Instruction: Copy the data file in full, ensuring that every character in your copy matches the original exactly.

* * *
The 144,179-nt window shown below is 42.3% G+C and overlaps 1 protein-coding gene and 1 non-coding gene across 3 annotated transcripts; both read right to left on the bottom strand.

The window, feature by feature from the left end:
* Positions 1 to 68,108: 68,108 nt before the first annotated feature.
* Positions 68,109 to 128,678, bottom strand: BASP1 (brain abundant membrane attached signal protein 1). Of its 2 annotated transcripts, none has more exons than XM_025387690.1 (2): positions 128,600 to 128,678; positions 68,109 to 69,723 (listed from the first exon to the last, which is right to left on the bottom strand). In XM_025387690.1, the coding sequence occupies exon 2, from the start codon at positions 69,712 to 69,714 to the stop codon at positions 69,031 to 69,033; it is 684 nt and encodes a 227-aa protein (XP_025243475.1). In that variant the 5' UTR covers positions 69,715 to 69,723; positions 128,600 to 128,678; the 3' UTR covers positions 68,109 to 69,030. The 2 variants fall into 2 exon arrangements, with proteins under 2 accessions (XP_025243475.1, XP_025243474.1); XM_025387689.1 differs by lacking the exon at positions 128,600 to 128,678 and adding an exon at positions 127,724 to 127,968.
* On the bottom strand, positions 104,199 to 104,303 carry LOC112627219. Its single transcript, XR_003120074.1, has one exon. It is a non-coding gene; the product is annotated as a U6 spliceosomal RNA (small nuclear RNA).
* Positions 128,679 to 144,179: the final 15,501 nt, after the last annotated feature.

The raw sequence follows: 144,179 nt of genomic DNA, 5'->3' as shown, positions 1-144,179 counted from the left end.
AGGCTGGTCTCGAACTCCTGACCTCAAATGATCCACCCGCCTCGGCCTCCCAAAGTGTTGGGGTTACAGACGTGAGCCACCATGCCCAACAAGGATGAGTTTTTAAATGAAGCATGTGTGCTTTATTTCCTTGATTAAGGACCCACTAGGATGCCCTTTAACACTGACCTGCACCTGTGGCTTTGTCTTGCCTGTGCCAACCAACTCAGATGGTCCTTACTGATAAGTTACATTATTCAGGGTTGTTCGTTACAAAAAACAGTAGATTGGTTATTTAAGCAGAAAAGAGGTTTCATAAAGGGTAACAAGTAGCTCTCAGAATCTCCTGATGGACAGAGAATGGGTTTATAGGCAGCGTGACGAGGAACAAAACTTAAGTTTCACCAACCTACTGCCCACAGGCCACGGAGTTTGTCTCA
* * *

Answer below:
The 144,179-nt window shown below is 42.3% G+C and overlaps 1 protein-coding gene and 1 non-coding gene across 3 annotated transcripts; both read right to left on the bottom strand.

The window, feature by feature from the left end:
* Positions 1 to 68,108: 68,108 nt before the first annotated feature.
* Positions 68,109 to 128,678, bottom strand: BASP1 (brain abundant membrane attached signal protein 1). Of its 2 annotated transcripts, none has more exons than XM_025387690.1 (2): positions 128,600 to 128,678; positions 68,109 to 69,723 (listed from the first exon to the last, which is right to left on the bottom strand). In XM_025387690.1, the coding sequence occupies exon 2, from the start codon at positions 69,712 to 69,714 to the stop codon at positions 69,031 to 69,033; it is 684 nt and encodes a 227-aa protein (XP_025243475.1). In that variant the 5' UTR covers positions 69,715 to 69,723; positions 128,600 to 128,678; the 3' UTR covers positions 68,109 to 69,030. The 2 variants fall into 2 exon arrangements, with proteins under 2 accessions (XP_025243475.1, XP_025243474.1); XM_025387689.1 differs by lacking the exon at positions 128,600 to 128,678 and adding an exon at positions 127,724 to 127,968.
* On the bottom strand, positions 104,199 to 104,303 carry LOC112627219. Its single transcript, XR_003120074.1, has one exon. It is a non-coding gene; the product is annotated as a U6 spliceosomal RNA (small nuclear RNA).
* Positions 128,679 to 144,179: the final 15,501 nt, after the last annotated feature.

The raw sequence follows: 144,179 nt of genomic DNA, 5'->3' as shown, positions 1-144,179 counted from the left end.
AGGCTGGTCTCGAACTCCTGACCTCAAATGATCCACCCGCCTCGGCCTCCCAAAGTGTTGGGGTTACAGACGTGAGCCACCATGCCCAACAAGGATGAGTTTTTAAATGAAGCATGTGTGCTTTATTTCCTTGATTAAGGACCCACTAGGATGCCCTTTAACACTGACCTGCACCTGTGGCTTTGTCTTGCCTGTGCCAACCAACTCAGATGGTCCTTACTGATAAGTTACATTATTCAGGGTTGTTCGTTACAAAAAACAGTAGATTGGTTATTTAAGCAGAAAAGAGGTTTCATAAAGGGTAACAAGTAGCTCTCAGAATCTCCTGATGGACAGAGAATGGGTTTATAGGCAGCGTGACGAGGAACAAAACTTAAGTTTCACCAACCTACTGCCCACAGGCCACGGAGTTTGTCTCA